Reviewed By Erik Myers:
Director Nacho Vigalondo has crafted a smart but flawed techno-thriller in Open Windows, a film that takes its many twists with a sharp turn but stretches them a little too far.
Elijah Wood plays Nick Chambers, a sad geek blogger who flies into Austin after winning a contest to meet and greet the girl of his dreams, one Jill Goddard played by Sasha Grey. But then he’s contacted by a “producer” who breaks the bad news that Jill has cancelled on Nick, giving him the impetus to play along as instructed when his mysterious contact gives him access to Jill’s phone. It’s just the beginning of the high-flying hack-a-thon that ensues, one that soon spirals out of control and brings in a whole motley of additional characters.
Open Windows initially plays out within the confines of Nick’s laptop screen, one cluttered with the “open windows” in which we the viewer see the scenes of chaos unfurl. It’s a neat invention and certainly makes the film refreshing. The lurking ultra-hacker makes for somewhat of a frightening villain even if it’s only slightly believable. The glimpses we get of his set-up are rather fantastical but one can’t help but think of those Chinese government-endorsed super hackers who attacked the New York Times website.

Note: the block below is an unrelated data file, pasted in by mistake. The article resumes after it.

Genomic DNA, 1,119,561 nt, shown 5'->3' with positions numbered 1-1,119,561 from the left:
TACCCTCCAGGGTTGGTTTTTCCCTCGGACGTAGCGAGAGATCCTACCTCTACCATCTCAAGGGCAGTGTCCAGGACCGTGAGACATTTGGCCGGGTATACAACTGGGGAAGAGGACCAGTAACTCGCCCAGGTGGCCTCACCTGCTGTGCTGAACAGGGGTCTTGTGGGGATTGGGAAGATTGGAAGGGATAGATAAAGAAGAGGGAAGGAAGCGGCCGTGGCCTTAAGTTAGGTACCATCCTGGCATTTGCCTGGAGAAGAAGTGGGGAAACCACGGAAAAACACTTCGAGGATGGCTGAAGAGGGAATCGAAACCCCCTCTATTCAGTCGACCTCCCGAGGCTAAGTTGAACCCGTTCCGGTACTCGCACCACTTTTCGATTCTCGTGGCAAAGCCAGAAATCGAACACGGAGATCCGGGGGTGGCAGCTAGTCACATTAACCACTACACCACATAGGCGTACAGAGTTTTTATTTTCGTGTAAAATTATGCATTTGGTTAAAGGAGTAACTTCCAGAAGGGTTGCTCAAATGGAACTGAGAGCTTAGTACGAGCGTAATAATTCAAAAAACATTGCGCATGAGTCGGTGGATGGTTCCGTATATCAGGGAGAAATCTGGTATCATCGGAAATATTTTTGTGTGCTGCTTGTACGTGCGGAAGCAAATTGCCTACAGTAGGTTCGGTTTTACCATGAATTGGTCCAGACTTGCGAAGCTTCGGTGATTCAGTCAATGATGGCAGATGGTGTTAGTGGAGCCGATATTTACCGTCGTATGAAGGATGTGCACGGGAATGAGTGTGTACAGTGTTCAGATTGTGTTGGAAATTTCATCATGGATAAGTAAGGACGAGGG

But that’s just the start of the stretch of credulity required by the film and its many twists, some of which are foreseeable while others throw the viewer off.
The casting is much simpler and consequently holds the movie up. Count this as another successful performance for Elijah Wood, who’s less of a creep here than in, say, Maniac, but just as balmy and pathetic. Sasha Grey actually turns in an acceptable performance as the Hollywood damsel in distress, one who suffers a lengthy gauntlet of pain and punishment by the secret villain who is just menacing enough.
The plot might be a little convoluted and even ridiculous at times, but the pacing is solid and Open Windows never gets boring with plenty of car chases, violence and stripteases to titillate. The film is clever in its implementation of technology and contains a few interesting reveals, but altogether it just resembles a giant jumbled puzzle that you don’t care to put together.